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¿Una nueva manera de mirar a cáncer de pecho?

por Brendon Nafziger, DOTmed News Associate Editor | October 23, 2009
Siemens tomosynthesis technology
promises a lower recall rate
for breast cancer screening
A technique called tomosynthesis may be to mammograms what a CT scan is to an X-ray test in terms of specificity, according to Siemens Healthcare.

This week the equipment giant unveiled a 3D imaging program they're packing with their Mammomat Inspiration machines in Europe and Asia.

Currently, the cutting-edge technology, which might improve the accuracy of breast cancer diagnoses, is available at three clinical sites in Tokyo, Germany and Belgium.

Unlike a traditional mammogram, which creates a series of two-dimensional X-rays of the breast -- compressed to visualize the anatomy -- tomosynthesis works by taking approximately 25 low-dose images throughout a 50-degree arc. The separate images are then rendered into a three-dimensional composite, much as they are with a CT scan -- in fact, tomosynthesis is actually known as "limited-angle CT."

One drawback of conventional mammograms is that the compression of the breast required to capture the images can force tissue to overlap, thereby hiding the dense, white areas (shadows) that indicate cancer.

As a result of this and other technical limitations, mammograms have high national recall rates. That is, women are called back by their doctors for additional testing in the 7 to 8 percent range, according to Regina Radtke, director of women's health for Siemens.

But Radtke tells DOTmed News that with tomosynthesis, early research suggests "typical average recall rates see a 30 percent reduction," although she's quick to stress that these are "very initial findings."

And even if it does outperform traditional mammography, there are still a number of obstacles to overcome.

Right now, it takes around half a minute to reconstruct the 3D image. While that might not sound like a lot of time, most women's health clinics are high-volume places because of the low rate of reimbursement per procedure, Radtke says, forcing centers to churn through 40 to 60 women daily.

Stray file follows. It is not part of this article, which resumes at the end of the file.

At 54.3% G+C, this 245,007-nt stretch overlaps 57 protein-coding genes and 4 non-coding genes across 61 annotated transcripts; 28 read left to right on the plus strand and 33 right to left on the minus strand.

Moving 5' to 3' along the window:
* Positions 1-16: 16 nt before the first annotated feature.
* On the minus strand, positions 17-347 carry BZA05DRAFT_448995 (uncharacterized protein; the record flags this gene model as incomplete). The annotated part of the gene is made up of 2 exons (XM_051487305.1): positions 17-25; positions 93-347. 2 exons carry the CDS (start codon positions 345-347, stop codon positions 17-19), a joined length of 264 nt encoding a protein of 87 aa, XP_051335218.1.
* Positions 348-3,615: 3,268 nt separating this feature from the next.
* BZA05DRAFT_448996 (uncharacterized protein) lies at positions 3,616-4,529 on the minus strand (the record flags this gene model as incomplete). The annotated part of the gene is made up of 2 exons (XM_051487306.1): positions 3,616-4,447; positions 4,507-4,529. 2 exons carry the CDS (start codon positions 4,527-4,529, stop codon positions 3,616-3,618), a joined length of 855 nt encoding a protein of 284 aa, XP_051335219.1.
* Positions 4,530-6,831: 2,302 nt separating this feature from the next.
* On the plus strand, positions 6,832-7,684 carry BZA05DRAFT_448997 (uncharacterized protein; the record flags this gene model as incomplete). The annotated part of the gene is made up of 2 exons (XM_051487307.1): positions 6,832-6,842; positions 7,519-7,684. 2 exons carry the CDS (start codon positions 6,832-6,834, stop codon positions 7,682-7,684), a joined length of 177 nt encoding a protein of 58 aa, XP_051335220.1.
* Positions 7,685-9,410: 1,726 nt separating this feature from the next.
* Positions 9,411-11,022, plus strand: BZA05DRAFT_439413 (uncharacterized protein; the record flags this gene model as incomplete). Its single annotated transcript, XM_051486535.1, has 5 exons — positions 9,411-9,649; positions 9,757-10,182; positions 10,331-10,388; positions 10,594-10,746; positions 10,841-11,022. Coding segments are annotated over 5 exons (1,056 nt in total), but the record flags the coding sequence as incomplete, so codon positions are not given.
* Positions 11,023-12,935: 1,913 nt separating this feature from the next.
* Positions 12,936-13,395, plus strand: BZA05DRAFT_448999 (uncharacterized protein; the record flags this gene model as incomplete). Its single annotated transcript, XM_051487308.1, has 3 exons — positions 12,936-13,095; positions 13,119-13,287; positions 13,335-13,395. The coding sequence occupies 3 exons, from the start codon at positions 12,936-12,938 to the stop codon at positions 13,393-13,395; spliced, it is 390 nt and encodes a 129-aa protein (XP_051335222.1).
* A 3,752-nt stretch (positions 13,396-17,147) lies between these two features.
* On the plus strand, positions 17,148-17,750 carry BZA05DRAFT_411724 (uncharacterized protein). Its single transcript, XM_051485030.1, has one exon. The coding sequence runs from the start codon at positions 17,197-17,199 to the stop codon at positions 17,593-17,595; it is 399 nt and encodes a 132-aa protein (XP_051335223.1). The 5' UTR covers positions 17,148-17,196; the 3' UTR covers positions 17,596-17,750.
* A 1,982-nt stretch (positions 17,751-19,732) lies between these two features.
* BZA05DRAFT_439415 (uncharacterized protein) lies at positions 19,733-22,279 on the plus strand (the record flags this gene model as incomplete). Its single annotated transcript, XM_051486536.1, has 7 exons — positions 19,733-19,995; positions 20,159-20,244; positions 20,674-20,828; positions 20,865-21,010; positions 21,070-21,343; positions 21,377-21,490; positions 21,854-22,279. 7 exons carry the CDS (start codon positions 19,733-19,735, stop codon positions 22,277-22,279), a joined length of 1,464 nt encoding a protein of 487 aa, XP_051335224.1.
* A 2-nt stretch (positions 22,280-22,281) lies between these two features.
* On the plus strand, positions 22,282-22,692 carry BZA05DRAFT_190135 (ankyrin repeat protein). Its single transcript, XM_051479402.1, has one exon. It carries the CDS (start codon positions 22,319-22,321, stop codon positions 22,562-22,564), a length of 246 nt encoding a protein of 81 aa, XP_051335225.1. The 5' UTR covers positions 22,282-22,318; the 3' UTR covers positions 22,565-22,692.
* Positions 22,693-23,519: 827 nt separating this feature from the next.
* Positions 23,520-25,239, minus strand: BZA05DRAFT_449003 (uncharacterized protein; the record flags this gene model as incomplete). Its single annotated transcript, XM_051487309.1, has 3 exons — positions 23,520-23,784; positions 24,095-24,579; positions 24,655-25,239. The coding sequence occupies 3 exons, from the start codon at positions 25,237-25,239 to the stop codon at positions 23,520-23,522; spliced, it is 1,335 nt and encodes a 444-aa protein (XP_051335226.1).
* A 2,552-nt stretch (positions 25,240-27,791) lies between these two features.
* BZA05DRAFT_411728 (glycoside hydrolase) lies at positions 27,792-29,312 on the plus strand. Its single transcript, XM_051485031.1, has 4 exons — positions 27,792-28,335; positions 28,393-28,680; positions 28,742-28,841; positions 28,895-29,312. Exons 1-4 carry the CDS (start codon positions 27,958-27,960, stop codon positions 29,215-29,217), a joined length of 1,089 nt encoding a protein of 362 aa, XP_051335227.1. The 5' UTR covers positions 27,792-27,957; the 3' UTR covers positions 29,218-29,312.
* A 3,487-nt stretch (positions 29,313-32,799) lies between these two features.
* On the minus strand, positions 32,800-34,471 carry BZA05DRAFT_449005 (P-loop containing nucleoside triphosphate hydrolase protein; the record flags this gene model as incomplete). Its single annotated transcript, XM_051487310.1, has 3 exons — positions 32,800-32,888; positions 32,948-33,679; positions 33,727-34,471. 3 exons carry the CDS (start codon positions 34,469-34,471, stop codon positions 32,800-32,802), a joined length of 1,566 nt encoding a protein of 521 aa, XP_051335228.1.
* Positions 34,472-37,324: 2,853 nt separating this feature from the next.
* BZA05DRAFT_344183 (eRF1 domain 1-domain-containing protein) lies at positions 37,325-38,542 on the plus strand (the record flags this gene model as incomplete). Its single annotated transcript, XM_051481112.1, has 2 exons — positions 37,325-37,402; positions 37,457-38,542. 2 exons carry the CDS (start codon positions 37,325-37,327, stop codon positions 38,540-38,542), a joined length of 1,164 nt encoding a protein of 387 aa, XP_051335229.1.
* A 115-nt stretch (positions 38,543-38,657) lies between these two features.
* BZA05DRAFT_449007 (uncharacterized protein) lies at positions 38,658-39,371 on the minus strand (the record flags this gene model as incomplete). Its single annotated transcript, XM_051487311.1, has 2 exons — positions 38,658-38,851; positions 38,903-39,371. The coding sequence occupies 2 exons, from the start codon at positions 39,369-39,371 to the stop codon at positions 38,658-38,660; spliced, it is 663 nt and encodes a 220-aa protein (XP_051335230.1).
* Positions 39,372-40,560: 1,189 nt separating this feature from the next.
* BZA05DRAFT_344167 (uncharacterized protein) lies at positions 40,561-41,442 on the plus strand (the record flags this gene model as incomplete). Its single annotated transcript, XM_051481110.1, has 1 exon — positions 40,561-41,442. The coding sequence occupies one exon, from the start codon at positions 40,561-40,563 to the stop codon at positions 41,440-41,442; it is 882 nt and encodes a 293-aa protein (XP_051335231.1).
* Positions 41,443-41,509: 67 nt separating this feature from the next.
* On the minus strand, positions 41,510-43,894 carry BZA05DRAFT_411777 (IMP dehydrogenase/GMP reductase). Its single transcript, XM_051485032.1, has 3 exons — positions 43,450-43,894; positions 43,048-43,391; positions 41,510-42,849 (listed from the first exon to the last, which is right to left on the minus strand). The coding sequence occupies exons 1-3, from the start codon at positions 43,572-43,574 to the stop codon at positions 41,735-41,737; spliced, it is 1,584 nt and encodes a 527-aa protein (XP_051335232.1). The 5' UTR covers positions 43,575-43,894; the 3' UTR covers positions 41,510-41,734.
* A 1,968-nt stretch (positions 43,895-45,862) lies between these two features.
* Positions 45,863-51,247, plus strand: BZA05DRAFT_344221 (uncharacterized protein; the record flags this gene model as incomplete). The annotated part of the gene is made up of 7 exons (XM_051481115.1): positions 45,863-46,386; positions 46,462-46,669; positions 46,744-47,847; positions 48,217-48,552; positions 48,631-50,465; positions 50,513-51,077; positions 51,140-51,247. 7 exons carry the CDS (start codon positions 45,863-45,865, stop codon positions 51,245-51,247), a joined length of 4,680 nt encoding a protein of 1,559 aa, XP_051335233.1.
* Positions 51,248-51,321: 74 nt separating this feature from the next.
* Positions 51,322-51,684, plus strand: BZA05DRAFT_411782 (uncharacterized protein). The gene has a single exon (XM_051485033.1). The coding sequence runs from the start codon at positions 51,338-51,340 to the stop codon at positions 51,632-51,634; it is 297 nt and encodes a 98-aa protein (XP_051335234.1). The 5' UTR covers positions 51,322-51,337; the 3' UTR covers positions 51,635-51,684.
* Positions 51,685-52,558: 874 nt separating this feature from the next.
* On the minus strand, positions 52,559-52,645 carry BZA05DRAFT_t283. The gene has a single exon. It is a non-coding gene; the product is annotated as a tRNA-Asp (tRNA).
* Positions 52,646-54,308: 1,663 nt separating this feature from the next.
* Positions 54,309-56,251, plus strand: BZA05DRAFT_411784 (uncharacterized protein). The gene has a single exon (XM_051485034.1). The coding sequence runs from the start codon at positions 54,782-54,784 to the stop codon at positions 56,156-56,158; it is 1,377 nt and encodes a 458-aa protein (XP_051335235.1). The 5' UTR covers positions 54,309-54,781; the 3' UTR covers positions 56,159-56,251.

On top of the comparatively slow speed of image reconstruction, there's also the time it takes for the interpreting radiologist to read the slides. "A typical breast radiologist spends...only 17-20 seconds looking at one case," she says, which is only a handful of images. But with tomosynthesis, "Depending on the size of the anatomy, we're giving 70 slides to look through," she says. "[There's a] learning curve. Radiologists will take longer to review."

Plus, the data demands of the procedure are huge for a hospital's IT infrastructure, Radtke says. A typical 2D mammogram takes around 80 to 100 megabytes, whereas tomosynthesis can take 2 to 4 gigabytes, according to Radtke, requiring a "substantial increase in storage space."

Not U.S. Approved

But the real question for the U.S. will be FDA approval, which could be some years down the road. Radtke says Siemens is only pushing for tomosynthesis to be an adjunct imaging system, used after conventional mammography suggests the need for further investigation, but before a patient is put through the risk and expense of a biopsy. Although tomosynthesis is promising as a first-line diagnostic modality, proving its eligibility for that use would require a large population study of women getting both X-ray exams and tomosynthesis, a doubling of radiation dose the FDA might not allow (the Siemens' machine gives radiation levels comparable to those received from traditional X-rays).

Nonetheless, Radtke says many countries, particularly in Scandinavia, are pushing for a more accurate replacement of conventional screenings. And with GE and Hologic researching their own tomosynthesis breast cancer systems, it may yet be the future of mammography.